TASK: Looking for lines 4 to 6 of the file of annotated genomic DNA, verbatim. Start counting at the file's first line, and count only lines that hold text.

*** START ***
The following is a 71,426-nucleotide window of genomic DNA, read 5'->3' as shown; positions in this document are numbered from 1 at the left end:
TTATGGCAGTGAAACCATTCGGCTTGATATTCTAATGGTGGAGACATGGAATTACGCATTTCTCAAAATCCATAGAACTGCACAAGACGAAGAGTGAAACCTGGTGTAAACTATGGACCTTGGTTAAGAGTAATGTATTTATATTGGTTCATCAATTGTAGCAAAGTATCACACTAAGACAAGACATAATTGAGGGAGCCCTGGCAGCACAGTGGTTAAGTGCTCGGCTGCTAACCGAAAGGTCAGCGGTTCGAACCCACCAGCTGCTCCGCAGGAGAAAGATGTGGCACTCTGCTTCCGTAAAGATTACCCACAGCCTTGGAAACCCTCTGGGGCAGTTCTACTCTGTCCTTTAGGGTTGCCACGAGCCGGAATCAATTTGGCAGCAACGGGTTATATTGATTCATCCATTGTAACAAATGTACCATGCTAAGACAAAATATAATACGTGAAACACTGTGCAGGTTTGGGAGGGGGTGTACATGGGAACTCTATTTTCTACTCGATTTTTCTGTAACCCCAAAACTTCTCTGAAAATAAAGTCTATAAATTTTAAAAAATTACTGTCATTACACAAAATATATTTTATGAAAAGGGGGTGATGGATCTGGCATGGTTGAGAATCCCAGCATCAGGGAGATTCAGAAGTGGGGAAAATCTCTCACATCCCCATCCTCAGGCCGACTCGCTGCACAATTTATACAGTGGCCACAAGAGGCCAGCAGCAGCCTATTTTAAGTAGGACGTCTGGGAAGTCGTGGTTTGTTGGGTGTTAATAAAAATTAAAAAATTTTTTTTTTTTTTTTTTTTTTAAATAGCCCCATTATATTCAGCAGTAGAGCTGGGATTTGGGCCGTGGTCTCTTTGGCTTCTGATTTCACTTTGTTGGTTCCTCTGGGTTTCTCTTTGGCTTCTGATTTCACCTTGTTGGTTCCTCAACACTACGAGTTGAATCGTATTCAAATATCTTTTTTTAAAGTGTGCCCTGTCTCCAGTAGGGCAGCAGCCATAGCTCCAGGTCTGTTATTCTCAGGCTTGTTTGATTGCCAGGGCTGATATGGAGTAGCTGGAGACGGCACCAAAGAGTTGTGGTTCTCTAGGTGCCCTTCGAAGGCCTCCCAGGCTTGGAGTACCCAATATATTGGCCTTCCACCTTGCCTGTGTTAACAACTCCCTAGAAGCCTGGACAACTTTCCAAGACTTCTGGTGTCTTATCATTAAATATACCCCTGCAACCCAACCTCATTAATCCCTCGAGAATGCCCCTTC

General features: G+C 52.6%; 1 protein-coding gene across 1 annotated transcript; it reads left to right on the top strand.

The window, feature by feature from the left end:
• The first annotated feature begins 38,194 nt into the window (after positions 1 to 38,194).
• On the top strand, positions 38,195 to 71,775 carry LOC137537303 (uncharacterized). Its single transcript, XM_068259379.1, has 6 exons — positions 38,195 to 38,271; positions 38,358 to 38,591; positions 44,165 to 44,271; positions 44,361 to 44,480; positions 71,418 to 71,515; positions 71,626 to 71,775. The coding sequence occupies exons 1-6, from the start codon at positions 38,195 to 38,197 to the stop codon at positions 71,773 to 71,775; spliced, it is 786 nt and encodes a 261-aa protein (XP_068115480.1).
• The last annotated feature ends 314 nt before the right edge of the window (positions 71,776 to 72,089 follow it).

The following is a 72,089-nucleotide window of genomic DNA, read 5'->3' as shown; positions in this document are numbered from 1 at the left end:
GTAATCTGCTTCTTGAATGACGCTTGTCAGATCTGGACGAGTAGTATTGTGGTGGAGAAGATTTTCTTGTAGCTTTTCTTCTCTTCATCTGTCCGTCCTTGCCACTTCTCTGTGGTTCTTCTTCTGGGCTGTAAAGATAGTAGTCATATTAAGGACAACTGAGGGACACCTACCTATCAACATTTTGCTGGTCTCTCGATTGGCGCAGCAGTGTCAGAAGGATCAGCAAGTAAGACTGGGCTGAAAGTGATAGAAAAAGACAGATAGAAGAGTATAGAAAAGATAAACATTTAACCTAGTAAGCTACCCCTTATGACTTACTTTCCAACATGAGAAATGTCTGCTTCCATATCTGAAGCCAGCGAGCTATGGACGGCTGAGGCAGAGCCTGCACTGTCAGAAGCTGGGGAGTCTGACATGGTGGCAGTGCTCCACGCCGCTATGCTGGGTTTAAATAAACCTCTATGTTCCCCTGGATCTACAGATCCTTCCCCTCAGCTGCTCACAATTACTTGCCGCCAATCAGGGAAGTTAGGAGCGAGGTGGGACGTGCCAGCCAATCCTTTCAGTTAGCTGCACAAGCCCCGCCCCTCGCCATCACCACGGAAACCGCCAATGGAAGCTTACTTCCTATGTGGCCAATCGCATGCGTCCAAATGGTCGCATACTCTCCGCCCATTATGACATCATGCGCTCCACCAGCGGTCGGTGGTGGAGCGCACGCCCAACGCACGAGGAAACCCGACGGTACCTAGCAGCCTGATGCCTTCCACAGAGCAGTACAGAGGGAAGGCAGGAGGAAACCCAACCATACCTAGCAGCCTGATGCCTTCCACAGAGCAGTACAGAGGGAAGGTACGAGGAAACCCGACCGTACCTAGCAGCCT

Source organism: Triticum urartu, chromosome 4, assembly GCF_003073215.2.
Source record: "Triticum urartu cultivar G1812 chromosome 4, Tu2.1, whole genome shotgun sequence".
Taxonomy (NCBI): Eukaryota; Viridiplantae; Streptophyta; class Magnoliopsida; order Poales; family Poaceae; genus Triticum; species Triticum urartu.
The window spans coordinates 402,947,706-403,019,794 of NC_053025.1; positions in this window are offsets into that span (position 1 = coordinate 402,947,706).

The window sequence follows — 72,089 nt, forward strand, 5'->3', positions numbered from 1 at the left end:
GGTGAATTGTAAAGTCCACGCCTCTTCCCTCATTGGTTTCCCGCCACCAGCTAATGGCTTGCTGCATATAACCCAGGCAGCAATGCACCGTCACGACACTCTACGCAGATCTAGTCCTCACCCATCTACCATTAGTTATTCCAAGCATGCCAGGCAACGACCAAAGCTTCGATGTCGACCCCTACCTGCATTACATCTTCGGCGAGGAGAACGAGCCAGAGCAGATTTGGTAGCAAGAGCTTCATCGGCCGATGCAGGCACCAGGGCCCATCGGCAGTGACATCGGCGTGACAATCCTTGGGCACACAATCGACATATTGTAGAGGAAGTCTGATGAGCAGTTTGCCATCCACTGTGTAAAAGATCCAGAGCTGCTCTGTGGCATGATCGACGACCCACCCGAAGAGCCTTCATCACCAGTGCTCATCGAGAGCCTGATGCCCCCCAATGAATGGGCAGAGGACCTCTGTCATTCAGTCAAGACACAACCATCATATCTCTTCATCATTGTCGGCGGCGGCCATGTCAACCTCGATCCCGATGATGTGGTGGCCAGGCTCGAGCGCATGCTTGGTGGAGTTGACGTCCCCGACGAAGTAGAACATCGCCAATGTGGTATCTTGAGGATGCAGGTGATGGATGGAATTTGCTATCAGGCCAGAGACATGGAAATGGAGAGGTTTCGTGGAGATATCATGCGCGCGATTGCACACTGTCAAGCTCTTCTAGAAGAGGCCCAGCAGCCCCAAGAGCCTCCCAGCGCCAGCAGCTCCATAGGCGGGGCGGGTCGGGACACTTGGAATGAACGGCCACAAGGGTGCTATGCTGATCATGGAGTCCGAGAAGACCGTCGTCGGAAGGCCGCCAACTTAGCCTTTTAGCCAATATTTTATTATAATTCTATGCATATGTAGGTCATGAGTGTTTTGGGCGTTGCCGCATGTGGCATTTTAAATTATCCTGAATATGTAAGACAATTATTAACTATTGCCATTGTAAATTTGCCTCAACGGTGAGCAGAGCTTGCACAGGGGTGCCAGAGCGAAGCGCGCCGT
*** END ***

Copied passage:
The window, feature by feature from the left end:
• The first annotated feature begins 38,194 nt into the window (after positions 1 to 38,194).
• On the top strand, positions 38,195 to 71,775 carry LOC137537303 (uncharacterized). Its single transcript, XM_068259379.1, has 6 exons — positions 38,195 to 38,271; positions 38,358 to 38,591; positions 44,165 to 44,271; positions 44,361 to 44,480; positions 71,418 to 71,515; positions 71,626 to 71,775. The coding sequence occupies exons 1-6, from the start codon at positions 38,195 to 38,197 to the stop codon at positions 71,773 to 71,775; spliced, it is 786 nt and encodes a 261-aa protein (XP_068115480.1).